Rule 13 of the Federal Rules of Civil Procedure provides that a district court may “order that separate cases be tried together as though brought in a single indictment or information if all offenses and all defendants could have been joined in a single indictment or information.” Fed. R. Crim. P. 13. Rule 8(a) of the Federal Rules of Civil Procedure provides the standard for joinder of offenses, and states that “[t]he indictment or information may charge a defendant in separate counts with 2 or more offenses if the offenses charged . . . are of the same or similar character, or are based on the same act or transaction, or are connected with or constitute parts of a common scheme or plan.” Fed. R. Crim P. 8(a). Rule 8(b) provides the standard for joinder of defendants, and states that “[t]wo or more defendants may be charged in the same indictment if they allegedly participated in the same act or transaction, or in the same series of acts or transactions, constituting an offense or offenses.” Fed. R. Crim P. 8(b); see also United States v. Davis, 534 F.3d 903, 916 (8th Cir. 2008). “Generally, the ‘same series of acts or transactions' means acts or transactions that are pursuant to a common plan or a common scheme.” United States v. Wadena, 152 F.3d 831, 848 (8th Cir. 1998). The Eighth Circuit Court of Appeals has held that the provisions of Rule 8(b) are to be construed liberally in favor of joinder and “rarely, if ever, will it be improper for co-conspirators to be tried together.” United States v. Patterson, 140 F.3d 767, 774 (8th Cir. 1998). The trial court is permitted to exercise discretion in determining whether trial consolidation is appropriate. Id.

         A review of the respective indictments reveals the Defendants are charged with participating in the same fentanyl distribution conspiracy. Many of the witnesses to be called in the trials overlap including cooperating witnesses from Rhode Island, Florida, and numerous law enforcement officials. Other evidence in the cases substantially overlaps as well. The Defendants were identified at different stages of the four-year investigation and were arrested at different times which resulted in separate indictments. The Defendants could have been joined in a common indictment and likely would have been indicted together but for the timing of the investigation and when their respective roles in the conspiracy were discovered. Both the Ceron and Pinto trials are scheduled to last multiple weeks.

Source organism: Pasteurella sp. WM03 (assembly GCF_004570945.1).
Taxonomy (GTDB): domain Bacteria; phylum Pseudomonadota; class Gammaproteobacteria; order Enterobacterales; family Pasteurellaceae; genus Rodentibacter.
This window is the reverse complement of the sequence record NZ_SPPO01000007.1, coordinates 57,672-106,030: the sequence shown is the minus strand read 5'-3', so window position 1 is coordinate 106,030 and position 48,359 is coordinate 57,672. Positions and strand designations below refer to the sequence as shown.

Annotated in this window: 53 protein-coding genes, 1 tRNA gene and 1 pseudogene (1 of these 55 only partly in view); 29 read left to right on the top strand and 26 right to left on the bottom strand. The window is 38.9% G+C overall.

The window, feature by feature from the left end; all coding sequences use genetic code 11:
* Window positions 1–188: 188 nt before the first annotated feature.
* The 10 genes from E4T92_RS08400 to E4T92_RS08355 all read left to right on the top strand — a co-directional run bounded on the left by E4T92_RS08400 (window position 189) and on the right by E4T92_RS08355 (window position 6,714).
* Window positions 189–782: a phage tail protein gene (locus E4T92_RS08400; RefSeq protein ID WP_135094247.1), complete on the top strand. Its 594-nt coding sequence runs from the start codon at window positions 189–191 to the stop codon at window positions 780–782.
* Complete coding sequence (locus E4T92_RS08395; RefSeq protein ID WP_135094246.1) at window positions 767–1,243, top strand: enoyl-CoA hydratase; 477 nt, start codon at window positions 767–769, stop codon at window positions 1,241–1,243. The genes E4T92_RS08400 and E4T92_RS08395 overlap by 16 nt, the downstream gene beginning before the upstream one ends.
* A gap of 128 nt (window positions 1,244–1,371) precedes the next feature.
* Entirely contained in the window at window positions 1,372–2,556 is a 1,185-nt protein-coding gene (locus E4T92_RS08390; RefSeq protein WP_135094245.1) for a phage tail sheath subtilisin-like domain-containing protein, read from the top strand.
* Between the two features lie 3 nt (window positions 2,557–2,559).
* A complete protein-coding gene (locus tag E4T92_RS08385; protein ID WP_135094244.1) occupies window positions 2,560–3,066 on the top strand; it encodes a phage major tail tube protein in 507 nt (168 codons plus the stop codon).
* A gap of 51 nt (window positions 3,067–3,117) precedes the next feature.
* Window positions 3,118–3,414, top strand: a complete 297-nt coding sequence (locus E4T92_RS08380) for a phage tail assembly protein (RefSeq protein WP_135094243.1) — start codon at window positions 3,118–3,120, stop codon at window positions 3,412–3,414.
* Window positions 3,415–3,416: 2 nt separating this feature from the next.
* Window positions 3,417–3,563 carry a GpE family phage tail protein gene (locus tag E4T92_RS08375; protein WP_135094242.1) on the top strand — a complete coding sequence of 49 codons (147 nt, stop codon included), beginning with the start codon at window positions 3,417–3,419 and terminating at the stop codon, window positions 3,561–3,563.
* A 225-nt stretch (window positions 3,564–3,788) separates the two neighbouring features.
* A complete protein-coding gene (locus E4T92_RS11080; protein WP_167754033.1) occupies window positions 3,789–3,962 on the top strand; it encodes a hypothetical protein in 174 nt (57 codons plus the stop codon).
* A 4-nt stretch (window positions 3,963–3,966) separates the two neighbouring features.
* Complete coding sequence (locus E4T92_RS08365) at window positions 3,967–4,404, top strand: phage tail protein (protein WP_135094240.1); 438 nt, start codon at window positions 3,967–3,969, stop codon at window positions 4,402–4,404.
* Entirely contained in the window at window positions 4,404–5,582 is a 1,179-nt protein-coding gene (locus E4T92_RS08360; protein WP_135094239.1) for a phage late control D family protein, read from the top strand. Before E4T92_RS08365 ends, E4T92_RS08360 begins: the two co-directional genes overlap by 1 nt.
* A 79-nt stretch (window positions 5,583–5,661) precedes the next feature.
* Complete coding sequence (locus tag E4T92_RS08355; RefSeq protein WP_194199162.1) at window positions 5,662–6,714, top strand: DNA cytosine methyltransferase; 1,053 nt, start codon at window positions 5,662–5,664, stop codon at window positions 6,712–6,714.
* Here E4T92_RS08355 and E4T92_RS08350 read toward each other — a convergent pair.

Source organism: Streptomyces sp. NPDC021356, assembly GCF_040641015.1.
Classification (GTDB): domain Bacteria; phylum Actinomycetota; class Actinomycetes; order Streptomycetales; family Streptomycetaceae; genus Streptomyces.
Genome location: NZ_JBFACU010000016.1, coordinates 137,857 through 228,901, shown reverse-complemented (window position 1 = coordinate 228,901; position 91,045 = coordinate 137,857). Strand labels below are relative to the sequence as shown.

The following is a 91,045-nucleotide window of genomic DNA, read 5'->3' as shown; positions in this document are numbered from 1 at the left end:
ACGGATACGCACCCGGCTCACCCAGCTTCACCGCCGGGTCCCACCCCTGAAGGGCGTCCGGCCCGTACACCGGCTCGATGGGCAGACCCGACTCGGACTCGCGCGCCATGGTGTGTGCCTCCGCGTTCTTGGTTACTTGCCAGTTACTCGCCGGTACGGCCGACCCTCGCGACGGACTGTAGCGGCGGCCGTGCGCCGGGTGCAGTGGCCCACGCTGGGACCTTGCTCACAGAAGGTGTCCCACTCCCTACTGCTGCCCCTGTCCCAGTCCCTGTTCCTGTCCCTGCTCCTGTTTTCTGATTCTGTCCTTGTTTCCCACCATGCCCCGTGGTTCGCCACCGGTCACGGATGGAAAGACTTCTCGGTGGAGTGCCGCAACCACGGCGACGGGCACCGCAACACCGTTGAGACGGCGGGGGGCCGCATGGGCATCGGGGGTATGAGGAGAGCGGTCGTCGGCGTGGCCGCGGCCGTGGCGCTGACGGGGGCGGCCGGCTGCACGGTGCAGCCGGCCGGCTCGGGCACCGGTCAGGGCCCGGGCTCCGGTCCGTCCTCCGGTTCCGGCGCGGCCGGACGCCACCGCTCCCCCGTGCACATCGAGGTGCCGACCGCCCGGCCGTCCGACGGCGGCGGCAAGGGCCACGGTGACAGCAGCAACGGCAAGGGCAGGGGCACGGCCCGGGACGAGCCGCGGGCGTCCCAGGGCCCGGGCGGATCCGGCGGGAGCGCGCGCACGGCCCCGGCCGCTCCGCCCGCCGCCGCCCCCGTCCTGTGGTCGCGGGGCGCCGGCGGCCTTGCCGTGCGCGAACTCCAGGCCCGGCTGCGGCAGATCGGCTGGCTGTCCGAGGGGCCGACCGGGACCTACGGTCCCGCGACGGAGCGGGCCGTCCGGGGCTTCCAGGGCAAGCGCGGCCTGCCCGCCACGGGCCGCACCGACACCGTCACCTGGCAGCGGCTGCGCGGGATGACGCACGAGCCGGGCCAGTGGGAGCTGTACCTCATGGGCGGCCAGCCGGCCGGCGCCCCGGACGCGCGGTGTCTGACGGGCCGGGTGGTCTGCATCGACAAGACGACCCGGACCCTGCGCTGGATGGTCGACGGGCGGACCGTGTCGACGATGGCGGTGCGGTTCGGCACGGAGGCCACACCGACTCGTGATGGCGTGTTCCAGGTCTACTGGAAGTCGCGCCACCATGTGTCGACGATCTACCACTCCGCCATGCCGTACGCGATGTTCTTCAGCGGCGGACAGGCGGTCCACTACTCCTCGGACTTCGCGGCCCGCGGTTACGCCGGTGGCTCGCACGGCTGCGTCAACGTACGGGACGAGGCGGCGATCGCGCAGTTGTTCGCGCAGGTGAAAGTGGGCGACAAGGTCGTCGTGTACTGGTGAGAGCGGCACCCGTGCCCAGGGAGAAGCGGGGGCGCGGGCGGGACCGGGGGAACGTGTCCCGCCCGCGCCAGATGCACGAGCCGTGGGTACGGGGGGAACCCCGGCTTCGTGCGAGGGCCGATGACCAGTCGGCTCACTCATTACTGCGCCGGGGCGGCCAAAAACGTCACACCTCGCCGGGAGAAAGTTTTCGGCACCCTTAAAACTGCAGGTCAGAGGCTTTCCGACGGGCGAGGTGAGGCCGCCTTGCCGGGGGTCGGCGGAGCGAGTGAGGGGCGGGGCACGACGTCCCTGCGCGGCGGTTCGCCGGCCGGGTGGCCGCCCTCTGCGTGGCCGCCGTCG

While Pinto contends he was not involved in all of the conspiracies Ceron allegedly headed up, it is enough that Pinto was involved in one of them for the two men to be tried together. The jury will be able to compartmentalize the evidence once properly instructed by the court. See Davis, 534 F.3d at 916-17. “[D]efendants need not be charged in each count” for a joint trial to be proper. Wadena, 152 F.3d 831, 848. The Pinto indictment makes frequent reference to Ceron as a conspirator and thus the Government's decision to seek joint trials should come as no surprise to Pinto.

         Because the Defendants are charged in the same conspiracy, the evidence and witnesses largely overlap, and joint trials will conserve scarce judicial resources, the Court concludes joinder is proper. Joint trials are preferred in such cases as they conserve scarce judicial resources. See United States v. Sawyers, 963 F.2d 157, 161 (8th Cir. 1992) (noting joinder of the defendants involved in the same conspiracy is appropriate and conserves judicial resources); United States v. Flores, 362 F.3d 1030, 1039 (8th Cir. 2004) (“Once defendants are properly joined under Rule 8, there is a strong presumption for their joint trial, ” because a joint trial gives the jury the best perspective on all of the evidence, increases the likelihood of the proper outcome, is more efficient than separate trials, and helps avoid inconsistent verdicts).

         III. ...


Buy This Entire Record For $7.95

Download the entire decision to receive the complete text, official citation,
docket number, dissents and concurrences, and footnotes for this case.

Learn more about what you receive with purchase of this case.